Detection of intracellular RNA or DNA triggers unique sensors to activate the antiviral response: foreign RNA activates the RIG-I-like receptor (RLR)-MAVS pathway, and foreign DNA activates the cGAS-STING pathway. These two antiviral pathways converge on a common set of signaling proteins to activate the type I interferon (IFN) response. However, despite this shared IFN response, the outcomes of RNA and DNA sensing are distinct at both transcriptional and cell biological levels. The unique components of each pathway that are responsible for these distinctions remain largely unknown. We have identified a heat shock protein called HSPA8/HSC70 that is inducibly phosphorylated on a specific serine residue after detection of intracellular DNA, but not after detection of RNA. This is the first signal-dependent, inducible phosphorylation event on HSPA8 identified to date. Interestingly, we have found that DNA-activated phosphorylation of HSPA8 occurs in cells derived from numerous primate and rodent species, but not in mouse cells, strongly suggesting that mice lack this novel innate immune response. HSPA8 plays pleiotropic and essential roles as a protein chaperone and as a regulator of membrane dynamics and autophagy, but its role in the antiviral response is unknown. In this grant, we will define the mechanism and specificity of HSPA8 phosphorylation, we will determine how this phosphorylation impacts the DNA-activated antiviral response, and we will explore the underlying reason for the absence of this response in mouse cells. This project will provide new insights into the DNA-activated antiviral response, it will reveal facets of antiviral immunity that cannot be modeled in mice, and it will create a framework for understanding how heat shock proteins participate in a specific innate immune pathway.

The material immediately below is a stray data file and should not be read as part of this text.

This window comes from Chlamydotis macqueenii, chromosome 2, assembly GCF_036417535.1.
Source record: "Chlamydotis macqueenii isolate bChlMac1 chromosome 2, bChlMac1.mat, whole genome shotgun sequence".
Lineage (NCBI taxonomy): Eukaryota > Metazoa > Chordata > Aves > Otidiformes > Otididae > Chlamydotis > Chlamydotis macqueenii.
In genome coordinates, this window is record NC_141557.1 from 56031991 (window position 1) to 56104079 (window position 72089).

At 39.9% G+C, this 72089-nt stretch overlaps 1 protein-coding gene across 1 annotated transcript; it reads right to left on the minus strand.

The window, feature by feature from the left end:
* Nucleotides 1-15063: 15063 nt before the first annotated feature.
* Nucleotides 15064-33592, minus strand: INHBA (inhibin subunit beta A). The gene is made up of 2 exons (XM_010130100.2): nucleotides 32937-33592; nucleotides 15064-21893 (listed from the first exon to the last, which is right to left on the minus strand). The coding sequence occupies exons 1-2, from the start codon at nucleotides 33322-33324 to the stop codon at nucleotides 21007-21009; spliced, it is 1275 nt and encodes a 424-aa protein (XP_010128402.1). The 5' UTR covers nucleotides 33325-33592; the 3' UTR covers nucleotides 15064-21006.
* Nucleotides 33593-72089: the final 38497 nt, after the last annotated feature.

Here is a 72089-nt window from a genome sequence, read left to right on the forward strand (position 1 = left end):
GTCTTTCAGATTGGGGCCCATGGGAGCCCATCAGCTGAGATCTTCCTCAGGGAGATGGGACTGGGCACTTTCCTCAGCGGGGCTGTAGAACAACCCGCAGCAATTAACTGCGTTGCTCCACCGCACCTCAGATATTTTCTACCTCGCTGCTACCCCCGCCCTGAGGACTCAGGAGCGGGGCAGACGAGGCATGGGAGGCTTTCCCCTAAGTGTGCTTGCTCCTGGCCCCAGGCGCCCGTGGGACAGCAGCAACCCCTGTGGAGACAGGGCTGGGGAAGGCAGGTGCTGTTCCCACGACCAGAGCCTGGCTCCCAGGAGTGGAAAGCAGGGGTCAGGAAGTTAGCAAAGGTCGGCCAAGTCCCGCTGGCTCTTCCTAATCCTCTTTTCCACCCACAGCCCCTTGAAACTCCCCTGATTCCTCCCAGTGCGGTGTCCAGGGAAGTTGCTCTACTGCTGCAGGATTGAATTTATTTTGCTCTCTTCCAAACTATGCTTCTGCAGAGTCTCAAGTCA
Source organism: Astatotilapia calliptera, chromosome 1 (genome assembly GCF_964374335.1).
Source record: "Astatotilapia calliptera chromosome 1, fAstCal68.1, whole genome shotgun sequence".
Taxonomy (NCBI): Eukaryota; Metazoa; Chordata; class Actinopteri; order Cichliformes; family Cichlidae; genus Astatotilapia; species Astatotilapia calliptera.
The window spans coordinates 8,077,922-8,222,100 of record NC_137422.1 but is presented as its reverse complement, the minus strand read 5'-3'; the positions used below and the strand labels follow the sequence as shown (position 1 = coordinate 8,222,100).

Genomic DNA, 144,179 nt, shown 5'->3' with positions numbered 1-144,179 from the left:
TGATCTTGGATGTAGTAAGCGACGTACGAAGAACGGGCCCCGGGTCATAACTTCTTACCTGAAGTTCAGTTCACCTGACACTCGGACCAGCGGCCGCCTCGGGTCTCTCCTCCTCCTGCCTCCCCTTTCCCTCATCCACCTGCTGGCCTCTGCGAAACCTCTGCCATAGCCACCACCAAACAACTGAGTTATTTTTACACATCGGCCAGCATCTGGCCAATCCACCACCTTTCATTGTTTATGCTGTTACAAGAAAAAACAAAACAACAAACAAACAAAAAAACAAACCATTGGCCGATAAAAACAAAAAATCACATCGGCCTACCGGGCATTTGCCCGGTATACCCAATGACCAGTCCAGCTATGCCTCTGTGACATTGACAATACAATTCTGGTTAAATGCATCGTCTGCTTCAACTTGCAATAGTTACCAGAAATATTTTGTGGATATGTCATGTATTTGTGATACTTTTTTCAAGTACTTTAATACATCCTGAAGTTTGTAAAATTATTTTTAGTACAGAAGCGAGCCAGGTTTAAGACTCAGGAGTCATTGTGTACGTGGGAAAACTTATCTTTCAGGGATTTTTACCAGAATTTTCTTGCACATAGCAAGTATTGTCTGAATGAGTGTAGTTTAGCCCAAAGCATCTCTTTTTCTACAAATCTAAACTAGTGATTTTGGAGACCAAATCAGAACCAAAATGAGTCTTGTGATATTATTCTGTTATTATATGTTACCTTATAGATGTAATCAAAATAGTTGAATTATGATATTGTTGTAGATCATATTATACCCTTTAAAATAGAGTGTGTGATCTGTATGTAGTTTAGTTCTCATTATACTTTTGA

Detection of intracellular DNA triggers an antiviral response that is essential for host defense against infection with DNA viruses and retroviruses. We have identified a unique heat shock protein that is inducibly phosphorylated on a specific serine residue in response to detection of intracellular DNA. We will determine the role that this heat shock protein plays in the DNA-activated antiviral response.